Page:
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Tattered Cloak And Other Novels, The (edition 1991)

by Nina Berberova

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672178,380 (4.08)1
Member:SeriousGrace
Title:Tattered Cloak And Other Novels, The
Authors:Nina Berberova
Info:Knopf (1991), Edition: 1st ed, Hardcover
Collections:Your library, Read but unowned
Rating:***1/2
Tags:aic, adultery, BL, challenge, crime, Chicago, death, exile, fiction, France, family, first person, Illinois, Japan, mental illness, marriage, motherhood, murder, Nina Berberova, Paris, poverty, prostitution, Russia, relationships, sisters, sex, St Petersburg, translated, travel, teenager, war, world war ii, waiter, widower, accomplished

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The Tattered Cloak and Other Stories by Nina Berberova

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Berberova, Nina. The Tattered Cloak and Other Novels. Translated by Marian Schwartz. New York: Alfred A. Knopf, 1990.

The Tattered Cloak is one of six novels in Berberova's book of the same name. Well, she calls them novels. Each story is under 100 pages so 'novella' might be a better description. The six stories are as follows (with my favorites being the first two),

"The Resurrection of Mozart" ~ the coming of World War II
"The Waiter and the Slut" ~ one woman's tragic effort to stave off loneliness and growing old
"Astashev in Paris"
"The Tattered Cloak"
"The Black Pestilence" and,
"In Memory of Schliemann"

All stories are written in that traditional stark Russian way. Most of the stories leave you hanging in that, "and then what happened?" kind of way. For example in "The Resurrection of Mozart" the reader is left asking did they escape the war or did they wait too long? ( )
  SeriousGrace | Dec 16, 2012 |
While The Tattered Cloak, a collection of six novellas was released by Vintage just prior to Berberova’s death, they were released individually in France during the late 1980’s, and in two volumes in Russia and Britain in the early 1990’s. Berberova’s work, like her life, has a foothold in many lands. But, no matter where her works were published and into which language they were translated, they are true to their Russian roots.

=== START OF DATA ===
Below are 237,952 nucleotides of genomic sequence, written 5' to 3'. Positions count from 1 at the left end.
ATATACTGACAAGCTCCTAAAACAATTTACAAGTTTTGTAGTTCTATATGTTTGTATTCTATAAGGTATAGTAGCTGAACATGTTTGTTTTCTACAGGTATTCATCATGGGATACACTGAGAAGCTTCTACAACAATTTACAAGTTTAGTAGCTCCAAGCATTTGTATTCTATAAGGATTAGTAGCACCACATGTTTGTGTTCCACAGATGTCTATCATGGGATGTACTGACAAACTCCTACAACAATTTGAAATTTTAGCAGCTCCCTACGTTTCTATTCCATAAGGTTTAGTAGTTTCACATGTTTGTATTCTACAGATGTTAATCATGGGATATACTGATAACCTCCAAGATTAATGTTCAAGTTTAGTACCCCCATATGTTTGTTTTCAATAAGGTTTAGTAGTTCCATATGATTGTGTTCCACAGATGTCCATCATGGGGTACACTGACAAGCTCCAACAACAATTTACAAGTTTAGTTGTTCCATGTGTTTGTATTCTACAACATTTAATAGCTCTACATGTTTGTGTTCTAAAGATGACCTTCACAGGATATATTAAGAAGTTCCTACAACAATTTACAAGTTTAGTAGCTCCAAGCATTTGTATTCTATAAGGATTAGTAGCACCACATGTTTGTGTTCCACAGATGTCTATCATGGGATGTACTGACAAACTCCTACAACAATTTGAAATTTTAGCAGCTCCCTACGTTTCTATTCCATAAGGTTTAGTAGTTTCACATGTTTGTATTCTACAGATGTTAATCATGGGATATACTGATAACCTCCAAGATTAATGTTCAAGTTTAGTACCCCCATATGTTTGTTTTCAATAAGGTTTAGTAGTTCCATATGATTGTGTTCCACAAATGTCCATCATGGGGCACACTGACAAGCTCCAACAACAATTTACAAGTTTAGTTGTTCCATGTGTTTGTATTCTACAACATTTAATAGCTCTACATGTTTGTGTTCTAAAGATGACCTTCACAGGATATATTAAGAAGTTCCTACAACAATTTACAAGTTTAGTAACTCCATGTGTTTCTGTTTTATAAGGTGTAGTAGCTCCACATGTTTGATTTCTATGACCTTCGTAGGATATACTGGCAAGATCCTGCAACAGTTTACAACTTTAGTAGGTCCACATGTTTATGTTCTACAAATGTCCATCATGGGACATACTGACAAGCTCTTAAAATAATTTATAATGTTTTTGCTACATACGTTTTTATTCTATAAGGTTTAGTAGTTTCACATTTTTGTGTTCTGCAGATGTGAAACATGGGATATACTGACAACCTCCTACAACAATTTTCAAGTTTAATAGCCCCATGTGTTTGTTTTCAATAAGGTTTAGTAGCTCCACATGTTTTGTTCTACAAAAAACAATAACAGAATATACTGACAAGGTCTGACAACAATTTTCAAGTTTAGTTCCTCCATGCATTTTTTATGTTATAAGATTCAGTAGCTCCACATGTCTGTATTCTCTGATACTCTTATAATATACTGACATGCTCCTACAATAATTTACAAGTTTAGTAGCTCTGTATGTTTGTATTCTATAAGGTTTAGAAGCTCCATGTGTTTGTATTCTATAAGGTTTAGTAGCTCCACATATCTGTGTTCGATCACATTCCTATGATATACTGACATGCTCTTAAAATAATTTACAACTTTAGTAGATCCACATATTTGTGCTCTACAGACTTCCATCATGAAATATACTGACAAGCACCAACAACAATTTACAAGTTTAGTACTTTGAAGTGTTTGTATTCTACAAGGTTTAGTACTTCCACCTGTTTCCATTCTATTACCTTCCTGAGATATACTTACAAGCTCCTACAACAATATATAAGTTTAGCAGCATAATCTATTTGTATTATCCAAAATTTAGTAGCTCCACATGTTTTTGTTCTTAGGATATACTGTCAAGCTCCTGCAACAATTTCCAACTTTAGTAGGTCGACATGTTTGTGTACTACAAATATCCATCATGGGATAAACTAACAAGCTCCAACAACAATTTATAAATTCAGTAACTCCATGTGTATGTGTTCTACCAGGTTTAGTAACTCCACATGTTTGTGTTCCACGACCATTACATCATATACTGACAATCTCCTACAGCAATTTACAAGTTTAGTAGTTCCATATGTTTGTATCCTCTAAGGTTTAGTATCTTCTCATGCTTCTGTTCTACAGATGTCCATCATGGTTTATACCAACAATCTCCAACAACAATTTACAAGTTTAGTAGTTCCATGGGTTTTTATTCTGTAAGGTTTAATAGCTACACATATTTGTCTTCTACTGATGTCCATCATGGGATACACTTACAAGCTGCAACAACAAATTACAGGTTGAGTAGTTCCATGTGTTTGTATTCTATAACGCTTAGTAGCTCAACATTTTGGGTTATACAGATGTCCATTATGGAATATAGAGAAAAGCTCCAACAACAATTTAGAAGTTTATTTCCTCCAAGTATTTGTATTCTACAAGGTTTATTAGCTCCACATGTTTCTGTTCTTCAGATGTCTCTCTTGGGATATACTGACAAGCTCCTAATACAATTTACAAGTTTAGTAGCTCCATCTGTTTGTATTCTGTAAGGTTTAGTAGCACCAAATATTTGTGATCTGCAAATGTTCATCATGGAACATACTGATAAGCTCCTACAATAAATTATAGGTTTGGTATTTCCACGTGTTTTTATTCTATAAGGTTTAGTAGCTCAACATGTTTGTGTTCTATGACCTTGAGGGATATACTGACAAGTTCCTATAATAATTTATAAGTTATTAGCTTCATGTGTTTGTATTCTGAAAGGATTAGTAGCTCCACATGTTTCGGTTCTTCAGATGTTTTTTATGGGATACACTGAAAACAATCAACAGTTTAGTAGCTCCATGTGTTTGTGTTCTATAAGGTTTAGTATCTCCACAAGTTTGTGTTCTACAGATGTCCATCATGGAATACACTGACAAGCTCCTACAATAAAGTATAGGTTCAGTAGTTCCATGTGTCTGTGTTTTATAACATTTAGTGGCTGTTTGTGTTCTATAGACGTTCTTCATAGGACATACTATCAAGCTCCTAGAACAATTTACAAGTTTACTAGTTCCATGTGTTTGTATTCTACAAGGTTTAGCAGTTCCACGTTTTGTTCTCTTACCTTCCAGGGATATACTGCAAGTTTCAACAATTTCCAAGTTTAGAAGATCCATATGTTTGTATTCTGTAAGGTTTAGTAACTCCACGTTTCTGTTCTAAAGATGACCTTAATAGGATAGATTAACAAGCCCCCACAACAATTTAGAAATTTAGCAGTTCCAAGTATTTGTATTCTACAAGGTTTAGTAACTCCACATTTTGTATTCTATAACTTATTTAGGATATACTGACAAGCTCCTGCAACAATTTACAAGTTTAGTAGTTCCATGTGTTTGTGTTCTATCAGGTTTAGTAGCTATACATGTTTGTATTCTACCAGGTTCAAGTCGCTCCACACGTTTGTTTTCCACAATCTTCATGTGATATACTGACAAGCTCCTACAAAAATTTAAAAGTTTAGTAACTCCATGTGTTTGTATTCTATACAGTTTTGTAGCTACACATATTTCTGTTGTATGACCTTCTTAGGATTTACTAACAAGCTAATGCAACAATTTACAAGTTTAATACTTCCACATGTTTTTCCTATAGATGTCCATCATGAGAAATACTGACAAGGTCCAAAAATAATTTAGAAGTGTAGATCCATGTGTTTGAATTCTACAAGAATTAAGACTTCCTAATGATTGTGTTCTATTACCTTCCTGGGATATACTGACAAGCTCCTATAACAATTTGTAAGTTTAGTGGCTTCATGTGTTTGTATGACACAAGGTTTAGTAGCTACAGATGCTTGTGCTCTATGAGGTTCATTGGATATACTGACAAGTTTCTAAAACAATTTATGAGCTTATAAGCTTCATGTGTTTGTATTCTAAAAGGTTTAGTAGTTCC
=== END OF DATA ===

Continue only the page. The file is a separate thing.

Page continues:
With the exception of a more sophisticated narrator and mature style of story-telling, four of the novellas in The Tattered Cloak are quite similar to the stories found in the Billancourt Tales –- stories of exiled Russians who carry their ghosts and their hopes with them to Paris. The opening novella, “The Resurrection of Mozart,” stands apart for the intrusion of World War II into its plot. For those who have read Irene Nemirovsky’s Suite Francaise, the scenes of roads clogged of people fleeing Paris and villages crowded with refugees will feel eerily familiar. The age of the two authors may be similar, however Berberova is much more Russian in her approach to story telling. She opens “The Resurrection of Mozart” in June 1940 with Russians in a country home 30 miles from Paris speaking about what the dead if resurrected would say about the disturbing turn of world events. I could not help but be reminded of the start of War and Peace – with Russians at a dinner party discussing Napoleon and the possibility of Russia’s invasion. This novella stands out for the different set of eyes and voice it gives to the events in Nemirovsky’s novel.

The final novella of this collection, “In Memory of Schliemann” is set in 1984 in an unnamed urban area that feels like the East Coast of the U.S. While there’s more than a little nod to Orwell in this story -- man vs the machines of industry and government -- this story reminds me more of such Soviet writers of the 1920’s and 30’s as Bulgakov and Zoshchenko in its use of humor and metaphor. The computer at the narrator’s workplace spits out a card that bestows the narrator with three days of unexpected vacation. He heads to a location called “Great Fountains” thinking it will be an excellent excursion, only to discover crowds of people wandering around the dry concrete basins of the fountains because they are inoperable. The narrator’s ensuing quest to find a relaxing location near water, and the obstacles he keeps encountering, becomes a metaphor for his journey to a modern rebirth of spirit and purpose.

The Tattered Cloak is both a marvelous showcase of the range of Berberova’s skills as a writer and as a philosopher. While I mourn the fact that her work was so overlooked during most of her life, I celebrate the fact that we are able to discover them now. ( )
  kvanuska | Jul 29, 2008 |
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